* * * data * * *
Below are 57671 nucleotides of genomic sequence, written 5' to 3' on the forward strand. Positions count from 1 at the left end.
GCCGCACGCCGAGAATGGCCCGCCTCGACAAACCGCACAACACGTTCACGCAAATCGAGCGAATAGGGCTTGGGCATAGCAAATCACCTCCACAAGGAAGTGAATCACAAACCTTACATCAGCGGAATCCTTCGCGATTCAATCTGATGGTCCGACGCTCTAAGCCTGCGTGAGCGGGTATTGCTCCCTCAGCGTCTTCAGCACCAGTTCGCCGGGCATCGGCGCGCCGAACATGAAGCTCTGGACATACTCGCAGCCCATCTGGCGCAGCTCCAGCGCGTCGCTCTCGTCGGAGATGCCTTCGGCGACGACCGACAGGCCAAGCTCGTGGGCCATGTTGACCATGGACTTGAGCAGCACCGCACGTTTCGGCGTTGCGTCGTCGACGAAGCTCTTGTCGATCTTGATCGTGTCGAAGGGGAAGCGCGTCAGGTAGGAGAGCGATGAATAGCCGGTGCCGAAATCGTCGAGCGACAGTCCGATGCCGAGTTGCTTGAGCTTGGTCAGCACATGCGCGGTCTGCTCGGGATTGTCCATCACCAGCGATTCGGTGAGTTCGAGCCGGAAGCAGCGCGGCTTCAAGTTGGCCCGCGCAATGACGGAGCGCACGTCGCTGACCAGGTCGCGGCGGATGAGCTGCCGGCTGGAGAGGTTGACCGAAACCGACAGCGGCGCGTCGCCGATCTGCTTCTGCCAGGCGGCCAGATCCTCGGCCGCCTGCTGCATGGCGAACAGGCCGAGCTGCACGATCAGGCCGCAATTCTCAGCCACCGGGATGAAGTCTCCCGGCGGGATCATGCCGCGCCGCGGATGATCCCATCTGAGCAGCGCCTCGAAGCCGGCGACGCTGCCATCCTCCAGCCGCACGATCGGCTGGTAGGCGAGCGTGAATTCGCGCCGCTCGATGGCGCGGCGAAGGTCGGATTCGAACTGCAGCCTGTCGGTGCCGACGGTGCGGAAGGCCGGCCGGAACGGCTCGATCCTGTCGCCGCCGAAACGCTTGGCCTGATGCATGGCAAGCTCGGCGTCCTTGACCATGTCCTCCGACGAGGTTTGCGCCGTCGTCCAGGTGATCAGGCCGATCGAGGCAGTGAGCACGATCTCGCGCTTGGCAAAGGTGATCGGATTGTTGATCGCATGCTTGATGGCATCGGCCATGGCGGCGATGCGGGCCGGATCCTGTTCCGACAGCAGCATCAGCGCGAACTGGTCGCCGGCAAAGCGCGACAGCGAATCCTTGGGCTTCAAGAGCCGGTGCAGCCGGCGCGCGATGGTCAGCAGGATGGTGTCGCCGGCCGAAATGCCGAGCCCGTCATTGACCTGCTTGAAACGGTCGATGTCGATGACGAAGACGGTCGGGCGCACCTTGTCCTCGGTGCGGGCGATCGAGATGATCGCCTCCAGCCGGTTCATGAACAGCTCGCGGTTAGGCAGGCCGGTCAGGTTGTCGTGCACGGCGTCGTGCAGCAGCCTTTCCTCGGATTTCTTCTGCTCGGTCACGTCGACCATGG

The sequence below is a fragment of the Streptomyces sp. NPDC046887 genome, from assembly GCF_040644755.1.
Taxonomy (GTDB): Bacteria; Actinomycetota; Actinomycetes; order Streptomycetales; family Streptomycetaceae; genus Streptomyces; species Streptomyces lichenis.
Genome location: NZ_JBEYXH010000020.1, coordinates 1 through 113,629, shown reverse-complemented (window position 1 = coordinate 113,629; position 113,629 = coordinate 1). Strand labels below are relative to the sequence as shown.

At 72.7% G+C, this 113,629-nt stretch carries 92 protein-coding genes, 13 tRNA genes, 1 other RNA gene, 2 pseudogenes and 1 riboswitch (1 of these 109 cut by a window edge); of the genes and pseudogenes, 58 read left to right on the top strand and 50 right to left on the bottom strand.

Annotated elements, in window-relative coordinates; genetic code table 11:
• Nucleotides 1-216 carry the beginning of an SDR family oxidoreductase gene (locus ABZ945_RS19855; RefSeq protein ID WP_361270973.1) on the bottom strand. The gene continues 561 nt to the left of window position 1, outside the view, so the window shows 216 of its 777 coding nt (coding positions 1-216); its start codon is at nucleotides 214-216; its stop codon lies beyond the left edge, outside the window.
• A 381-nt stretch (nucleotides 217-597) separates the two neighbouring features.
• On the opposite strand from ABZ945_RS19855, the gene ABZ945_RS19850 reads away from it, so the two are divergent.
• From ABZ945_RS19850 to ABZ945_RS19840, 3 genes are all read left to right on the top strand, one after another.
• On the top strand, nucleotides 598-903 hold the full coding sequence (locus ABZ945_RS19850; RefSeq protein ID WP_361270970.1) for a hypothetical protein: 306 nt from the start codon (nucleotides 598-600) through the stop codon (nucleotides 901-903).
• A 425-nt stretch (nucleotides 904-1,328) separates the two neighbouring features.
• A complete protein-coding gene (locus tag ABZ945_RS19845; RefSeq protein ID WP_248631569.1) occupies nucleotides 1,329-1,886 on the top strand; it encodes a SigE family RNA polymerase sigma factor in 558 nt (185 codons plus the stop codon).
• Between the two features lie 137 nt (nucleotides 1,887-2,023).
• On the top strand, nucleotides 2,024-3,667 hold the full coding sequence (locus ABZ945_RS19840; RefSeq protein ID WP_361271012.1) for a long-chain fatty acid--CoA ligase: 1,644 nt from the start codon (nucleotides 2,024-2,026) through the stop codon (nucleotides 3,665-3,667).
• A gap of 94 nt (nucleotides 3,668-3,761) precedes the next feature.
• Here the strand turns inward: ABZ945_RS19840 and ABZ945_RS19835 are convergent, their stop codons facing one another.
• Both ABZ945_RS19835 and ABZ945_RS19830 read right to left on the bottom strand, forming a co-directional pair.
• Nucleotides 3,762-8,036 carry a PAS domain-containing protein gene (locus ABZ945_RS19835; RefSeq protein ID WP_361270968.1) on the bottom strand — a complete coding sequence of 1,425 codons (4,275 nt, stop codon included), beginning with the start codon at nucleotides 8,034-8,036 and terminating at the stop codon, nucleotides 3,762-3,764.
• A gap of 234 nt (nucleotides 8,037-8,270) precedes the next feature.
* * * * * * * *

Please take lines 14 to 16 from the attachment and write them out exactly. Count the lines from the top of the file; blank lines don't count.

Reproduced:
• A complete protein-coding gene (locus tag ABZ945_RS19845; RefSeq protein ID WP_248631569.1) occupies nucleotides 1,329-1,886 on the top strand; it encodes a SigE family RNA polymerase sigma factor in 558 nt (185 codons plus the stop codon).
• Between the two features lie 137 nt (nucleotides 1,887-2,023).
• On the top strand, nucleotides 2,024-3,667 hold the full coding sequence (locus ABZ945_RS19840; RefSeq protein ID WP_361271012.1) for a long-chain fatty acid--CoA ligase: 1,644 nt from the start codon (nucleotides 2,024-2,026) through the stop codon (nucleotides 3,665-3,667).